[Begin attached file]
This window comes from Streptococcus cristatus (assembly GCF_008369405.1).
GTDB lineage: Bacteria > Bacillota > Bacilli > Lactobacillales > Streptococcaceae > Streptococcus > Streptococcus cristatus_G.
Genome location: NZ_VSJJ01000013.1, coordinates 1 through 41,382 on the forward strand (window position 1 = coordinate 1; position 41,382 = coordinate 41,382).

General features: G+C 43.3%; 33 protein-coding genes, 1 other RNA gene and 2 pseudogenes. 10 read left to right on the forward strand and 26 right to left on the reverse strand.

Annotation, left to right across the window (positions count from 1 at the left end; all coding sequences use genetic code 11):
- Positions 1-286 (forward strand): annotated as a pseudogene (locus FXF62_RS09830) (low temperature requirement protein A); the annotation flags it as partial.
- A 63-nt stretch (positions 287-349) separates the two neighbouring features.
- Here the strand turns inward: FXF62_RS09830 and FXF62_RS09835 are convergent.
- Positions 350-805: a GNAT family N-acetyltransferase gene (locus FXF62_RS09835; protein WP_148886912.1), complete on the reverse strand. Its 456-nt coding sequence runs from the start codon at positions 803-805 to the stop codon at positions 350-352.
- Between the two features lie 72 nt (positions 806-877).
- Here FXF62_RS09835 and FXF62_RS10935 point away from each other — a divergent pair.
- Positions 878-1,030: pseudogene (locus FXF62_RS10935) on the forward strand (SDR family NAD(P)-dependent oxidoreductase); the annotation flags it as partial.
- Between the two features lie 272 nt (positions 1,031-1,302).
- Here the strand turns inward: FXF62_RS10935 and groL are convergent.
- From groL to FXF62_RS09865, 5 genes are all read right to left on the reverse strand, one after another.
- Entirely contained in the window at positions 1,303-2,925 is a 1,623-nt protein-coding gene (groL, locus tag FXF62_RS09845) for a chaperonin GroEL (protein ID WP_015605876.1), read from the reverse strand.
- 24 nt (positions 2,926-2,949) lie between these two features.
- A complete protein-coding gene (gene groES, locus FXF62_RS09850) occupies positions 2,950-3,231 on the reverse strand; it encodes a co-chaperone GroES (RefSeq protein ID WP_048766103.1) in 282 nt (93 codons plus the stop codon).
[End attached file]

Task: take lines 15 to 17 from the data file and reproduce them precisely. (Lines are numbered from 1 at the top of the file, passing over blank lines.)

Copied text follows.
- From groL to FXF62_RS09865, 5 genes are all read right to left on the reverse strand, one after another.
- Entirely contained in the window at positions 1,303-2,925 is a 1,623-nt protein-coding gene (groL, locus tag FXF62_RS09845) for a chaperonin GroEL (protein ID WP_015605876.1), read from the reverse strand.
- 24 nt (positions 2,926-2,949) lie between these two features.